Set up your software of choice to run at regular intervals. Once a week is good, but don’t wait much longer between scans. Your computer will run a bit slower while your anti-virus software is running. One thing to do is to run the software at night when you aren’t using your computer, but as we often turn off our computers at night, and so the scan never runs, set your anti-virus software to run on a specific night, and always leave your computer running on that day. Make sure it doesn’t shut off automatically or go to sleep.

Keep up with Windows Updates

Microsoft and Apple both supply updates to your operating system (Windows or MacOS) and you should make sure that when you get notified, you install any updates promptly – this will keep the security of your operating system current.

Secure Your Network (WiFi)

Make sure that when you get your broadband router that you follow instructions supplied with it to change your default WiFi password to something more secure.  Also make sure that you change the wireless encryption to at least WPA2 – this will make sure that all your data flying over your network in the house is encrypted and cannot be seen by hackers.  Also make sure that you change the administrator login to your router to a more secure password – don’t leave the default password in place!

Think Before Clicking!

Avoid websites that provide pirated material like bittorrent sites. Do not open an email attachment from somebody, or a company that you do not know. Do not click on a link in an unsolicited email. Always hover over a link (especially one with a URL shortener) before you click to see where the link is really taking you. If you must download a file from the Internet, an email, an FTP site, a file-sharing service, etc., scan it before you run it. A good anti-virus software will do that automatically, but make sure it is being done.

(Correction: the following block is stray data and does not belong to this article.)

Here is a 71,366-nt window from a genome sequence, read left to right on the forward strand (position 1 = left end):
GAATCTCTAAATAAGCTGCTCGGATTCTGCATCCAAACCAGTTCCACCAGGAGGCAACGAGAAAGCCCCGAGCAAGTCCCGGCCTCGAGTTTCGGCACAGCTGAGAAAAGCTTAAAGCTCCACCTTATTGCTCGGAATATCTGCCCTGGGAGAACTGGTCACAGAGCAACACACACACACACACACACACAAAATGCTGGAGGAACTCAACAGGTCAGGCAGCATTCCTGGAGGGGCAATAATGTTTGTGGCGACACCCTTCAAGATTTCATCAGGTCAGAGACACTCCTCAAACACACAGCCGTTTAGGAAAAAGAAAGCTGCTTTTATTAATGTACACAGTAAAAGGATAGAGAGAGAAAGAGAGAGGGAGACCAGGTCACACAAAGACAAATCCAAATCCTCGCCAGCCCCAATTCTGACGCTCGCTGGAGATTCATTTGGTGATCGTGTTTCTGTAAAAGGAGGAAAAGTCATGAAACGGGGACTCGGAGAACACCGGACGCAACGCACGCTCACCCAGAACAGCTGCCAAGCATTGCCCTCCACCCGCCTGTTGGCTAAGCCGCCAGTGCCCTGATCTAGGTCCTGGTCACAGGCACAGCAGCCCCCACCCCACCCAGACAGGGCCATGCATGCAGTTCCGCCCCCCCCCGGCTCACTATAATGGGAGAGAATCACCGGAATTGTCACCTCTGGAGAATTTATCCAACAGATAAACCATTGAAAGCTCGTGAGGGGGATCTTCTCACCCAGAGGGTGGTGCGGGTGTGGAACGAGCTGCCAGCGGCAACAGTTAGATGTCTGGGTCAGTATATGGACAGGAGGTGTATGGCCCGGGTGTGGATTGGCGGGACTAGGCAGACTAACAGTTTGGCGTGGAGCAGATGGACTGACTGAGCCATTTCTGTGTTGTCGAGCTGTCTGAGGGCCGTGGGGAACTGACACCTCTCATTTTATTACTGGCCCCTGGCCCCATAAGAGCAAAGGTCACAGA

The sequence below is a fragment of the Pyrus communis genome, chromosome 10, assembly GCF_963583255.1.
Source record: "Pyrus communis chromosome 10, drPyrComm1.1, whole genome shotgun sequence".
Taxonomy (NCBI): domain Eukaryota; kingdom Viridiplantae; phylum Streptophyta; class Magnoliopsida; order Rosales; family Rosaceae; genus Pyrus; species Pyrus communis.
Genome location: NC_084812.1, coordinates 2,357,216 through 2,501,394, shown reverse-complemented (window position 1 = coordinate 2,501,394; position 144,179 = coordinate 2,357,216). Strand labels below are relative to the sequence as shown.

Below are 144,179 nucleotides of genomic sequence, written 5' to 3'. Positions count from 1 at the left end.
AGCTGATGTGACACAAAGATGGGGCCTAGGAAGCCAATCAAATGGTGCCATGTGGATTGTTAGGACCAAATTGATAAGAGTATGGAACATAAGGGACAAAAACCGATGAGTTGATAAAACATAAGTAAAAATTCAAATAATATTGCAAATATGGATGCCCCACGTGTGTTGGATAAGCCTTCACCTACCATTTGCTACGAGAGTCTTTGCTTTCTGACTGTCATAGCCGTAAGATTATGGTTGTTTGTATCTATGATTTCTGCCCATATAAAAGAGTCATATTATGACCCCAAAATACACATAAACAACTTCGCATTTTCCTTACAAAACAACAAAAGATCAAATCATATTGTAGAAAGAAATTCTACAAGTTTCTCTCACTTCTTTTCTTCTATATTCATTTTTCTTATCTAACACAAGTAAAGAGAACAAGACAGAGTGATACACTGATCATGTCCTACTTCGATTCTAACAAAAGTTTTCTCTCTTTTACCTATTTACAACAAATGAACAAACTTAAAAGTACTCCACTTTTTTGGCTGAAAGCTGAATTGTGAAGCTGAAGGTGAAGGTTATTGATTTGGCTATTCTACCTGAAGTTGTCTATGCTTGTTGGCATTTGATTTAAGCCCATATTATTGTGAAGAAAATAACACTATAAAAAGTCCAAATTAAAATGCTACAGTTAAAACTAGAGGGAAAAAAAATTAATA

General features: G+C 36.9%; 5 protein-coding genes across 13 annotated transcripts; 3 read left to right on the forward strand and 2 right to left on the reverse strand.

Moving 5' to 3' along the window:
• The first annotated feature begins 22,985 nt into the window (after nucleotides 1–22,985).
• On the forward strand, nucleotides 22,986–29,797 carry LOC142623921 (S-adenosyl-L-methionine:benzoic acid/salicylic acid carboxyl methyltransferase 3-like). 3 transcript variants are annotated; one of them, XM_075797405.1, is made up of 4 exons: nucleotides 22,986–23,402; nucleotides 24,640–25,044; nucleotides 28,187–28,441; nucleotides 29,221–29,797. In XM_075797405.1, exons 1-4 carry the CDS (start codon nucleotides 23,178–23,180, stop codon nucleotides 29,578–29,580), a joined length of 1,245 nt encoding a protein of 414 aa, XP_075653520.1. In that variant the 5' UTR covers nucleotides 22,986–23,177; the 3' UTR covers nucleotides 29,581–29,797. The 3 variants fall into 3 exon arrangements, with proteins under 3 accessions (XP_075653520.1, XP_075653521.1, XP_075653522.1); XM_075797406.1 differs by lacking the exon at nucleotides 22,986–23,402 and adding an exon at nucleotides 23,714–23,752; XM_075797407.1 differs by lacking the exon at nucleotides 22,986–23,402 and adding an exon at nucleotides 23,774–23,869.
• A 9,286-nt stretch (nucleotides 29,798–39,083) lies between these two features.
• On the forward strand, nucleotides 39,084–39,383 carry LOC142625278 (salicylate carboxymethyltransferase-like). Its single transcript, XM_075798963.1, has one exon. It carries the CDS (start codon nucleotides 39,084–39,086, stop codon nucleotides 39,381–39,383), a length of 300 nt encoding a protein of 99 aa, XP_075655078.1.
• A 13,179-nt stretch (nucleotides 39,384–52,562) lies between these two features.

Backup your files (and… BACKUP YOUR FILES!)

This is the most important tip we can give you.  If you have a backup of your data (documents, pictures, music and videos etc.) then you can do a re-install of Windows or MacOS and copy your backed-up data into the correct place again.  This means that you can recover from a virus or malware disaster more quickly.  There are a lot of cloud based backup services available (Microsoft OneDrive, DropBox, Box and Google Drive to name a few) and most of these will give you a free account and free storage that you can use to copy your data to.